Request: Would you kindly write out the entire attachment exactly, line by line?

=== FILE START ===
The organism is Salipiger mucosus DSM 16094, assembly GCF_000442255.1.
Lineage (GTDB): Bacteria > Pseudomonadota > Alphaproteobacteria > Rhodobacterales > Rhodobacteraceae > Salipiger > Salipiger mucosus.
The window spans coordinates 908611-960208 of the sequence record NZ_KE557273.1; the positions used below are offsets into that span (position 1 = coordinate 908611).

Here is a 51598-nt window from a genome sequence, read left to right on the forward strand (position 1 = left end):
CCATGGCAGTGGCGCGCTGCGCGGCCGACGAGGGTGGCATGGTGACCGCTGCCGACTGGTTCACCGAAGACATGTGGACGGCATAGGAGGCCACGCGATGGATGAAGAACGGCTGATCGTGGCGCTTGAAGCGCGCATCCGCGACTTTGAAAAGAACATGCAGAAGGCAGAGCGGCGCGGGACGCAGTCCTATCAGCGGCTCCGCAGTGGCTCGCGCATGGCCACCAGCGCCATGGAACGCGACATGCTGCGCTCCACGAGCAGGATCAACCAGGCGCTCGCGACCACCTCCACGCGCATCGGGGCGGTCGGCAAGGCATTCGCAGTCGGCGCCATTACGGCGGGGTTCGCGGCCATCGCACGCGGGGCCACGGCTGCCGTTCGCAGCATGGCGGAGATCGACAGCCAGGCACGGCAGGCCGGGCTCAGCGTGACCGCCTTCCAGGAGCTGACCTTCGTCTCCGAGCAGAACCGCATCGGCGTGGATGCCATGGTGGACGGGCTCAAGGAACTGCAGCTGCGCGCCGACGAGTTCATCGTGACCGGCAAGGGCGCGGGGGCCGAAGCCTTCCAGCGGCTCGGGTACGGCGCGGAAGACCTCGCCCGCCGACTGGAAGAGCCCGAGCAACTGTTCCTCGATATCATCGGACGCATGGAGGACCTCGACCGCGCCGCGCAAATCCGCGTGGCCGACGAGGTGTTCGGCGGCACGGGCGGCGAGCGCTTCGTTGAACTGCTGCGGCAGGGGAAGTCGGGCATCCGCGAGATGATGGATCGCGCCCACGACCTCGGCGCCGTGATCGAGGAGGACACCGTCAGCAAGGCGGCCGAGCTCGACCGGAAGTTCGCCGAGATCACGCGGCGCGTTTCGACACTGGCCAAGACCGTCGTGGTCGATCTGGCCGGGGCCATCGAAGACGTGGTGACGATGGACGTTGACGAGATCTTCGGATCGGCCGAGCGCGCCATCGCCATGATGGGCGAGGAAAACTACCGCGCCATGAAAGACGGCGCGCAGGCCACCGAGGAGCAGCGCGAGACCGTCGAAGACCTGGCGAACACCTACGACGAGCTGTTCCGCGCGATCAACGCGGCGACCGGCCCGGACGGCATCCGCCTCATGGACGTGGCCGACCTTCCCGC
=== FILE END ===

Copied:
The organism is Salipiger mucosus DSM 16094, assembly GCF_000442255.1.
Lineage (GTDB): Bacteria > Pseudomonadota > Alphaproteobacteria > Rhodobacterales > Rhodobacteraceae > Salipiger > Salipiger mucosus.
The window spans coordinates 908611-960208 of the sequence record NZ_KE557273.1; the positions used below are offsets into that span (position 1 = coordinate 908611).

Here is a 51598-nt window from a genome sequence, read left to right on the forward strand (position 1 = left end):
CCATGGCAGTGGCGCGCTGCGCGGCCGACGAGGGTGGCATGGTGACCGCTGCCGACTGGTTCACCGAAGACATGTGGACGGCATAGGAGGCCACGCGATGGATGAAGAACGGCTGATCGTGGCGCTTGAAGCGCGCATCCGCGACTTTGAAAAGAACATGCAGAAGGCAGAGCGGCGCGGGACGCAGTCCTATCAGCGGCTCCGCAGTGGCTCGCGCATGGCCACCAGCGCCATGGAACGCGACATGCTGCGCTCCACGAGCAGGATCAACCAGGCGCTCGCGACCACCTCCACGCGCATCGGGGCGGTCGGCAAGGCATTCGCAGTCGGCGCCATTACGGCGGGGTTCGCGGCCATCGCACGCGGGGCCACGGCTGCCGTTCGCAGCATGGCGGAGATCGACAGCCAGGCACGGCAGGCCGGGCTCAGCGTGACCGCCTTCCAGGAGCTGACCTTCGTCTCCGAGCAGAACCGCATCGGCGTGGATGCCATGGTGGACGGGCTCAAGGAACTGCAGCTGCGCGCCGACGAGTTCATCGTGACCGGCAAGGGCGCGGGGGCCGAAGCCTTCCAGCGGCTCGGGTACGGCGCGGAAGACCTCGCCCGCCGACTGGAAGAGCCCGAGCAACTGTTCCTCGATATCATCGGACGCATGGAGGACCTCGACCGCGCCGCGCAAATCCGCGTGGCCGACGAGGTGTTCGGCGGCACGGGCGGCGAGCGCTTCGTTGAACTGCTGCGGCAGGGGAAGTCGGGCATCCGCGAGATGATGGATCGCGCCCACGACCTCGGCGCCGTGATCGAGGAGGACACCGTCAGCAAGGCGGCCGAGCTCGACCGGAAGTTCGCCGAGATCACGCGGCGCGTTTCGACACTGGCCAAGACCGTCGTGGTCGATCTGGCCGGGGCCATCGAAGACGTGGTGACGATGGACGTTGACGAGATCTTCGGATCGGCCGAGCGCGCCATCGCCATGATGGGCGAGGAAAACTACCGCGCCATGAAAGACGGCGCGCAGGCCACCGAGGAGCAGCGCGAGACCGTCGAAGACCTGGCGAACACCTACGACGAGCTGTTCCGCGCGATCAACGCGGCGACCGGCCCGGACGGCATCCGCCTCATGGACGTGGCCGACCTTCCCGC